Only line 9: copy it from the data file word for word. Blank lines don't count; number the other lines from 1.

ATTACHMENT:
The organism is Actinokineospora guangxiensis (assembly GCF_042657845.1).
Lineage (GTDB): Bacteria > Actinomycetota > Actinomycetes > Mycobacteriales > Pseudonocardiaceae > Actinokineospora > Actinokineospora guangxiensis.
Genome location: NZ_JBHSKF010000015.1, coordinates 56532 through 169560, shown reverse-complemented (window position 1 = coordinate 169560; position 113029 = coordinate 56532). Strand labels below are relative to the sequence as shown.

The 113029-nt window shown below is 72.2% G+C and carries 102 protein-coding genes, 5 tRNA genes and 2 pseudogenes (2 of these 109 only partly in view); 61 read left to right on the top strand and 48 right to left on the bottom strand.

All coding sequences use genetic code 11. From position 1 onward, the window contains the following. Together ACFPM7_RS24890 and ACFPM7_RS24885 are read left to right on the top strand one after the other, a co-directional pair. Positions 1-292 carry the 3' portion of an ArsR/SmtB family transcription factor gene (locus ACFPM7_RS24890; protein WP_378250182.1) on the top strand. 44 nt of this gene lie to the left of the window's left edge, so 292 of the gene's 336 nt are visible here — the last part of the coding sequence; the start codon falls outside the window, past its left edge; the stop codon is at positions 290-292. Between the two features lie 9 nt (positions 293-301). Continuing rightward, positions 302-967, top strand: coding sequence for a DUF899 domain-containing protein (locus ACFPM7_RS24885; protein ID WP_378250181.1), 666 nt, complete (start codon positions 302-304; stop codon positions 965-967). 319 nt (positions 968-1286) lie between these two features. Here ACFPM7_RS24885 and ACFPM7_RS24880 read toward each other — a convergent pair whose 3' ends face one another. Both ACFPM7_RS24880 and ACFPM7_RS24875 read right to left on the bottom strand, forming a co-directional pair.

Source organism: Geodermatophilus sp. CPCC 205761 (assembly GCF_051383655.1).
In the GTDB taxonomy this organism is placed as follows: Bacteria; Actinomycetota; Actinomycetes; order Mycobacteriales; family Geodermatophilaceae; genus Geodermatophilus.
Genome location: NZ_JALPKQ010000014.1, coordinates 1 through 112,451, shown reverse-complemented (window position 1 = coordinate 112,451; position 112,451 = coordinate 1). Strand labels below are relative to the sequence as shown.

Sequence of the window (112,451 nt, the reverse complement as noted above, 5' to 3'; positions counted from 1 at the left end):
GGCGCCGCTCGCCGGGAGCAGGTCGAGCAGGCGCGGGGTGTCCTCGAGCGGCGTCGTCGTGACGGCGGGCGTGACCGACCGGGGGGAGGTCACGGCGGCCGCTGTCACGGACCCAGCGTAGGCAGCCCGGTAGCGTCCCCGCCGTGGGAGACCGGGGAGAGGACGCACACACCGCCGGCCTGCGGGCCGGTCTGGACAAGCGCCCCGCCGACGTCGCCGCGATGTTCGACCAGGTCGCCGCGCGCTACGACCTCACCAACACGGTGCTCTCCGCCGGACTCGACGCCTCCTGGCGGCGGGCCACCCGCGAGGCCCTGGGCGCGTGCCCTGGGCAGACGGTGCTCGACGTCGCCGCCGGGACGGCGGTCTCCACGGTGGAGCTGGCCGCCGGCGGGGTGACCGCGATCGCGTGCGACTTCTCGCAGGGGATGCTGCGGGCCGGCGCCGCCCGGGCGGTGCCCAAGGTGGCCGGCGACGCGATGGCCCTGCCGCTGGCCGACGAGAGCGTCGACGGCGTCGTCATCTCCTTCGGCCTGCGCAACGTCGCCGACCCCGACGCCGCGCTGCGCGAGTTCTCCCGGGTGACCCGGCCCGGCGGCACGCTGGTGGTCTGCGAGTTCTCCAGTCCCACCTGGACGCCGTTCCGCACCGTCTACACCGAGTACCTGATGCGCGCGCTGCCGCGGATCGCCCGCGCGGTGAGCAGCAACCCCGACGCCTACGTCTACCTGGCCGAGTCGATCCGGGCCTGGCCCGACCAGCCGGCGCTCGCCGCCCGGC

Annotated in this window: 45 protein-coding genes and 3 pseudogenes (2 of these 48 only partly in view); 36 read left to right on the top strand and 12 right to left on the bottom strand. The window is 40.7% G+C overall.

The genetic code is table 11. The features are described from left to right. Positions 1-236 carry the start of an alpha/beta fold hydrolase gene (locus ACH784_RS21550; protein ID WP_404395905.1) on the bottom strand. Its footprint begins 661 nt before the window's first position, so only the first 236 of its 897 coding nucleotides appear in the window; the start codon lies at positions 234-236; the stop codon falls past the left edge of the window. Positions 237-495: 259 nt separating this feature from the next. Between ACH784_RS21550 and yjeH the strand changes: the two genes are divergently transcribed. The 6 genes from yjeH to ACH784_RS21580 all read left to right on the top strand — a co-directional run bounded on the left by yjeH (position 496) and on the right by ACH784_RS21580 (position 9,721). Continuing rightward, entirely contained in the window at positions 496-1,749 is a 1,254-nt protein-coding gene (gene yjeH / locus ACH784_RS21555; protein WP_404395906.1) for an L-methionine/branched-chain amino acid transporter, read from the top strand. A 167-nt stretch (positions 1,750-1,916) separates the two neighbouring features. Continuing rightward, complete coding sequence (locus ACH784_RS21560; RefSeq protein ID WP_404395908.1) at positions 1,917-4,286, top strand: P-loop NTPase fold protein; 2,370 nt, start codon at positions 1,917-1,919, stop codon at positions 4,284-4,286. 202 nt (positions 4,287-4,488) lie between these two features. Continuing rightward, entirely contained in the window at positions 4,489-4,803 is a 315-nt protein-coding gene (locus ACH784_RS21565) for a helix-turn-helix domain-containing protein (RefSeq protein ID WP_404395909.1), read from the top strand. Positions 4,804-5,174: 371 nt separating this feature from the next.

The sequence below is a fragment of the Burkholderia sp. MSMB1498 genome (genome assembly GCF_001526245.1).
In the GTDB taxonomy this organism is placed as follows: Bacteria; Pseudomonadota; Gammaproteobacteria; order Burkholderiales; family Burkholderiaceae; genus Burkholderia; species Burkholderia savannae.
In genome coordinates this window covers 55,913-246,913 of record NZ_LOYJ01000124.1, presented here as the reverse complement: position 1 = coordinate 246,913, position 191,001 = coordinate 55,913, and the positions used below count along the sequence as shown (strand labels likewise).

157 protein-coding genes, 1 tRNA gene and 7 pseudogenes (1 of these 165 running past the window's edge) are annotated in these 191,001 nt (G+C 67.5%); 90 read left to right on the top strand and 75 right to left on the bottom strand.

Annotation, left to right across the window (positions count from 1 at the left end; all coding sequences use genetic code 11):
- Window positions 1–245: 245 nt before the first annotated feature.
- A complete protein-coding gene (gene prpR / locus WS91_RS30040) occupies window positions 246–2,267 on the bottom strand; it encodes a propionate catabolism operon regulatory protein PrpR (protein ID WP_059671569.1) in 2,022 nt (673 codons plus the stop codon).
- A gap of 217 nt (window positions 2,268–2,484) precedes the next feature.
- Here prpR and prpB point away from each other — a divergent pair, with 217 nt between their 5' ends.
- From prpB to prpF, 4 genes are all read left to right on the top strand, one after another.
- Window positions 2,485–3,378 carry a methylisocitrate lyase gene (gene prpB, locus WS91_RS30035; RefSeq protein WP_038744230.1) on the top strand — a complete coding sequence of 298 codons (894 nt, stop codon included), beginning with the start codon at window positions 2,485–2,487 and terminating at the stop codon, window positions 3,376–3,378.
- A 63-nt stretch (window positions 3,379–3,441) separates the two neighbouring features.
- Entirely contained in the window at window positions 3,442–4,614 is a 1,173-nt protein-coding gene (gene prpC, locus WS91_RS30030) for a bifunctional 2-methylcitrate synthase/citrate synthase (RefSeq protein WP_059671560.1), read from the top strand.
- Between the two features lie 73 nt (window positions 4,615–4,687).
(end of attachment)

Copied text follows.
Sequence of the window (112,451 nt, the reverse complement as noted above, 5' to 3'; positions counted from 1 at the left end):